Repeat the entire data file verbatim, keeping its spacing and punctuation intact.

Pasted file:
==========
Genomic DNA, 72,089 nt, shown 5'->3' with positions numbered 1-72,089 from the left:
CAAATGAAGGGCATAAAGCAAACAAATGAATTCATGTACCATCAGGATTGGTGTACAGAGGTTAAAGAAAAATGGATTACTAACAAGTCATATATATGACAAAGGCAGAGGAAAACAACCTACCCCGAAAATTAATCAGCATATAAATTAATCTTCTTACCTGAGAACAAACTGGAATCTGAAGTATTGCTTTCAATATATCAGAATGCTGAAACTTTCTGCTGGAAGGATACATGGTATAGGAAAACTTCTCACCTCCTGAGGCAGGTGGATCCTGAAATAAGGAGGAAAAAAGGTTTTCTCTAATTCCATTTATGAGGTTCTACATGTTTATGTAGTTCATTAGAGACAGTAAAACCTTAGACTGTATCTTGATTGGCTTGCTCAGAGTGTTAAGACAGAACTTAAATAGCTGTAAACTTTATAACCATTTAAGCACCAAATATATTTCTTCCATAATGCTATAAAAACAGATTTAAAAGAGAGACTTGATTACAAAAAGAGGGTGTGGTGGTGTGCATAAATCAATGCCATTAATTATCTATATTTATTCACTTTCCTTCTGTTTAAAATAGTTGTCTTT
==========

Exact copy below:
Genomic DNA, 72,089 nt, shown 5'->3' with positions numbered 1-72,089 from the left:
CAAATGAAGGGCATAAAGCAAACAAATGAATTCATGTACCATCAGGATTGGTGTACAGAGGTTAAAGAAAAATGGATTACTAACAAGTCATATATATGACAAAGGCAGAGGAAAACAACCTACCCCGAAAATTAATCAGCATATAAATTAATCTTCTTACCTGAGAACAAACTGGAATCTGAAGTATTGCTTTCAATATATCAGAATGCTGAAACTTTCTGCTGGAAGGATACATGGTATAGGAAAACTTCTCACCTCCTGAGGCAGGTGGATCCTGAAATAAGGAGGAAAAAAGGTTTTCTCTAATTCCATTTATGAGGTTCTACATGTTTATGTAGTTCATTAGAGACAGTAAAACCTTAGACTGTATCTTGATTGGCTTGCTCAGAGTGTTAAGACAGAACTTAAATAGCTGTAAACTTTATAACCATTTAAGCACCAAATATATTTCTTCCATAATGCTATAAAAACAGATTTAAAAGAGAGACTTGATTACAAAAAGAGGGTGTGGTGGTGTGCATAAATCAATGCCATTAATTATCTATATTTATTCACTTTCCTTCTGTTTAAAATAGTTGTCTTT